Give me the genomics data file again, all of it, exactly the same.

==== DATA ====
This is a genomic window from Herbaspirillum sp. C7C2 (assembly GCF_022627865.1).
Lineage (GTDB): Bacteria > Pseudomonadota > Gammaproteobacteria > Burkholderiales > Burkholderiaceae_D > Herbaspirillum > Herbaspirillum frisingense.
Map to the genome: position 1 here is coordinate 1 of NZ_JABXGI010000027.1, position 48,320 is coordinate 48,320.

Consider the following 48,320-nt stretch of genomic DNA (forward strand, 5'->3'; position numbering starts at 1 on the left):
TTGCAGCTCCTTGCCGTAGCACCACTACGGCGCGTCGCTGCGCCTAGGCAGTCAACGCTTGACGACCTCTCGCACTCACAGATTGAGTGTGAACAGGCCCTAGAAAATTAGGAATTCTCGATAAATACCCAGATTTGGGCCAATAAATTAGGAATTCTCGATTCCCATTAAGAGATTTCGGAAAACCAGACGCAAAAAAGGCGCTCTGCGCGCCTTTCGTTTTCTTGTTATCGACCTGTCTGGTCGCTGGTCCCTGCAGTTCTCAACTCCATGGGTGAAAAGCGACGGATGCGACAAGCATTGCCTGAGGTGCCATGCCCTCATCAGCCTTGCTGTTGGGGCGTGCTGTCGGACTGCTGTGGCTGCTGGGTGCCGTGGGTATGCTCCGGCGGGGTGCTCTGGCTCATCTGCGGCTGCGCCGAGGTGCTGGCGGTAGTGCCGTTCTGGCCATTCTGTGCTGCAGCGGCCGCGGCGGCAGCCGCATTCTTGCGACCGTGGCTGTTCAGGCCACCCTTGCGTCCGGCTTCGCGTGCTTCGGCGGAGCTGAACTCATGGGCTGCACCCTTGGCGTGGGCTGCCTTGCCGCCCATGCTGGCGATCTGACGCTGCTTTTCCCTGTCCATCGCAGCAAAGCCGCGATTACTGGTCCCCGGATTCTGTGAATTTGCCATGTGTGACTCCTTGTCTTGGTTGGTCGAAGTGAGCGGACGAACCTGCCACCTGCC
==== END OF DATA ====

This is a genomic window from Herbaspirillum sp. C7C2 (assembly GCF_022627865.1).
Lineage (GTDB): Bacteria > Pseudomonadota > Gammaproteobacteria > Burkholderiales > Burkholderiaceae_D > Herbaspirillum > Herbaspirillum frisingense.
Map to the genome: position 1 here is coordinate 1 of NZ_JABXGI010000027.1, position 48,320 is coordinate 48,320.

Consider the following 48,320-nt stretch of genomic DNA (forward strand, 5'->3'; position numbering starts at 1 on the left):
TTGCAGCTCCTTGCCGTAGCACCACTACGGCGCGTCGCTGCGCCTAGGCAGTCAACGCTTGACGACCTCTCGCACTCACAGATTGAGTGTGAACAGGCCCTAGAAAATTAGGAATTCTCGATAAATACCCAGATTTGGGCCAATAAATTAGGAATTCTCGATTCCCATTAAGAGATTTCGGAAAACCAGACGCAAAAAAGGCGCTCTGCGCGCCTTTCGTTTTCTTGTTATCGACCTGTCTGGTCGCTGGTCCCTGCAGTTCTCAACTCCATGGGTGAAAAGCGACGGATGCGACAAGCATTGCCTGAGGTGCCATGCCCTCATCAGCCTTGCTGTTGGGGCGTGCTGTCGGACTGCTGTGGCTGCTGGGTGCCGTGGGTATGCTCCGGCGGGGTGCTCTGGCTCATCTGCGGCTGCGCCGAGGTGCTGGCGGTAGTGCCGTTCTGGCCATTCTGTGCTGCAGCGGCCGCGGCGGCAGCCGCATTCTTGCGACCGTGGCTGTTCAGGCCACCCTTGCGTCCGGCTTCGCGTGCTTCGGCGGAGCTGAACTCATGGGCTGCACCCTTGGCGTGGGCTGCCTTGCCGCCCATGCTGGCGATCTGACGCTGCTTTTCCCTGTCCATCGCAGCAAAGCCGCGATTACTGGTCCCCGGATTCTGTGAATTTGCCATGTGTGACTCCTTGTCTTGGTTGGTCGAAGTGAGCGGACGAACCTGCCACCTGCC